Bubble Lounge at the Brig promoter Lauran Hoffman on the advent of the lesbian joint, the best weekend pick-up spots, and what she’ll be doing to sleep with us.

On January 28th, Bubble Lounge is moving the Wednesday night craziness just around the corner to The Garter at 2536 Lincoln Blvd. Venice, CA 90291.

Where do you hang out? The Abbey is like the most popular sibling in your family. It’s sometimes hard to like because of all the talent it has that can overwhelm even the most hardcore clubber, and it’s impossible not to love. The mere religious and blasphemous connotations of the bar’s name are enough to keep ‘em coming back for communion — into eternity. I dig going dancing at the Garter. They have cool DJs, and when they don’t want to play the song I requested, they say so with so much attitude, it’s almost respectable. Also, it teeters between posh and dive-y. I’ve always thought it’s important to spoil earthy girls and shock the high-maintenance ones for the simple reason that earth girls can’t be shocked, and high-maintenance chicks are bored with being spoiled. The Garter provides the perfect formula to bring home either effect. The Speak Easyis my favorite dive or hang to fall into on a Saturday for the friendliest karaoke, pool playing, or practically free cocktails. Don’t expect to get any bottled water in this place, but if you want an awesome bar to take someone you’re cheating with and grind her on top of the pool table, this is your scene.

You’re also a bit of a foodie. Where do you eat? I eat at the same two restaurants every day for lunch. Axe is so zen, highbrow, and healthy that they can only karmically get away with being open for five days a week. The other days I gladly split with Cora’s. The soups are mind-altering, vegan, and you can eat as clean or as sleazy as your mouth will order for you. Every dish is masterful, and the ambiance does its part in facilitating a nooner.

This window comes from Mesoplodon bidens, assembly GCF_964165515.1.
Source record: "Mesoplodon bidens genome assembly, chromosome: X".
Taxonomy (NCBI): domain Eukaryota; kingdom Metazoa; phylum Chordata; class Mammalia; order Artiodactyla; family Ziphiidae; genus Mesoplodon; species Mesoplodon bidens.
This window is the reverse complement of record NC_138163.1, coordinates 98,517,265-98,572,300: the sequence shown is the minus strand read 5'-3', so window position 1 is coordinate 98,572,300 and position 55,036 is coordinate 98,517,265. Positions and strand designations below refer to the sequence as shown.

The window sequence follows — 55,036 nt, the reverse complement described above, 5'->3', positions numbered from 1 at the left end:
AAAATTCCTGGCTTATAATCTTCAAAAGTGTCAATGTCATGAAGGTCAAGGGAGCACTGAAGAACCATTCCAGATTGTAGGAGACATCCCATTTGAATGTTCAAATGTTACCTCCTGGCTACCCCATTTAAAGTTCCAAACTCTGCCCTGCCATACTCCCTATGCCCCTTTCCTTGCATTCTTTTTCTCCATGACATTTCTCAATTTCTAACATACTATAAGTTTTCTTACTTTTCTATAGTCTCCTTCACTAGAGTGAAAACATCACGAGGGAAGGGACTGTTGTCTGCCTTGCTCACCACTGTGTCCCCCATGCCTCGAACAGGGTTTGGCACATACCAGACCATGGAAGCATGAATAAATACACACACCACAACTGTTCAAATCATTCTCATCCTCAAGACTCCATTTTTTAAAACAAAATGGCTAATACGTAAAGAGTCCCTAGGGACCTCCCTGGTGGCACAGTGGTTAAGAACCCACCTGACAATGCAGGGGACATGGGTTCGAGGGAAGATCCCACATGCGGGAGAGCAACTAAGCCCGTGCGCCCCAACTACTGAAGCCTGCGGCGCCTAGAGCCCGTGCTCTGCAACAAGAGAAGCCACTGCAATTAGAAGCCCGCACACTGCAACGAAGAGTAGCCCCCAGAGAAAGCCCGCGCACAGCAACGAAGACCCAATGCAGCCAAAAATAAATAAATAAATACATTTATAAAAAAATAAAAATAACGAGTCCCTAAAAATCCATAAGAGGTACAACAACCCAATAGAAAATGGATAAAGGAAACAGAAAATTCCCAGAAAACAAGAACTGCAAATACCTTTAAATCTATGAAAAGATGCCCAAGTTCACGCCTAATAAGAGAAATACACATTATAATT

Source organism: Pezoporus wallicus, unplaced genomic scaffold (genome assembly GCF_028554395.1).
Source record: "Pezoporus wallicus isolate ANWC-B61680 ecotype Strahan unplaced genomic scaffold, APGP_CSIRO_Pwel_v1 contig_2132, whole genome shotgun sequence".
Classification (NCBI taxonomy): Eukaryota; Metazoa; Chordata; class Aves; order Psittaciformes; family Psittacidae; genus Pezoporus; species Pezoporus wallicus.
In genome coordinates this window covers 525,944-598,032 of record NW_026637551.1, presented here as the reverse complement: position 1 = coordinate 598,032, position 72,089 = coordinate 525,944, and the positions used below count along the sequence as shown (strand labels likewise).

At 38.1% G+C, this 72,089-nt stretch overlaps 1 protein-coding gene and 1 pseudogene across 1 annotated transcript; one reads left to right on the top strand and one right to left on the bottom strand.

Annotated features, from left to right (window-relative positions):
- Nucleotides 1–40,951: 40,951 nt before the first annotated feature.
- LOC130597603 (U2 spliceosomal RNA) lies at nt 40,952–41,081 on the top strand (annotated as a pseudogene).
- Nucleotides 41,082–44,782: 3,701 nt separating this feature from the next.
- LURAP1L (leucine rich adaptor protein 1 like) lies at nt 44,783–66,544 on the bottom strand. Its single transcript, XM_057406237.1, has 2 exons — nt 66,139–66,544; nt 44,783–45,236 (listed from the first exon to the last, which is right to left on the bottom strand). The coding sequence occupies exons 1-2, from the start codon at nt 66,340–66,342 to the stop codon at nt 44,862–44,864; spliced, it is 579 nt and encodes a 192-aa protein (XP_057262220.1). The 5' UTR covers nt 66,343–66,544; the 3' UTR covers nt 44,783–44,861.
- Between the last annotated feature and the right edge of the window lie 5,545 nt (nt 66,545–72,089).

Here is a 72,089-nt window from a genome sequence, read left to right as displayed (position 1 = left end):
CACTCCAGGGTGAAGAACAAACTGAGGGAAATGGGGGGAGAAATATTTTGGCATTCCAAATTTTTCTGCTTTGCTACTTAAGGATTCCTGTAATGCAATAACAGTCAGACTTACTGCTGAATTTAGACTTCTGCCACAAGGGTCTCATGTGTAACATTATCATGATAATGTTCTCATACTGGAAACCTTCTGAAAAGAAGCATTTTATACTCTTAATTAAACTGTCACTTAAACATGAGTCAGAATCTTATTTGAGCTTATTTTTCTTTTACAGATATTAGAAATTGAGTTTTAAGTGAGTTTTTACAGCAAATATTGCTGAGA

If it ain’t sexy, I don’t want to eat there for dinner. That’s one reason Gjelina is my new favorite. The atmosphere is European, every dish is sultry perfection. Joe’s is consistently great, scene-y, and comfortable. I sit at the bar where I can dine and people-watch with impunity. Capo is my all-time secret spot that I wouldn’t share unless I was trying to sleep with you, which apparently I am. Not cheap, but then, neither is sleeping with you.

In your own words, what do you do? You know how, when someone forgets to shut a door, you yell at them, “What, were you born in a barn?” Well, I was born in a bar. At least psychically. Having grown up in a small town where if you were outed as gay they’d hang you from the nearest oak — the discovery of my first lesbian bar was like losing my virginity, in the fun way.

There weren’t any lesbian bars on the west side until The Brig welcomed Bubble Lounge on Wednesday nights. This is totally a Venetian phenomenon. Venice has managed to maintain an open-minded hippie and bohemian mystic that hasn’t changed since the ‘60s. I can have dinner at Joe’s, Hal’s, Primitivo, Beechwood, or Gjelina. Go dancing at the Garter, or the Air Conditioned Bar, and totally make out with a chick without getting hassled by the staff, or dudes who think it’s hot and want a three-way. As long as it’s not their date I’m macking on. So the main thrust of Bubble Lounge was to create a scene that would replicate what all the straight restaurants and clubs in Venice Beach do naturally, while making it a predominately homosexual scene including gays, lesbians, and any straight people who want to dive in for the cool energy. In Hollywood dialogue, it’s where the living characters from the series Mad Men would hang if they were real and gay. The clientele is stylish, sophisticated, and stimulating. I have Dave Reiss, the owner, to thank for thinking outside of the box and allowing a once a week event club to grab hump night in his intensely cruise-y, pick-up scene bar.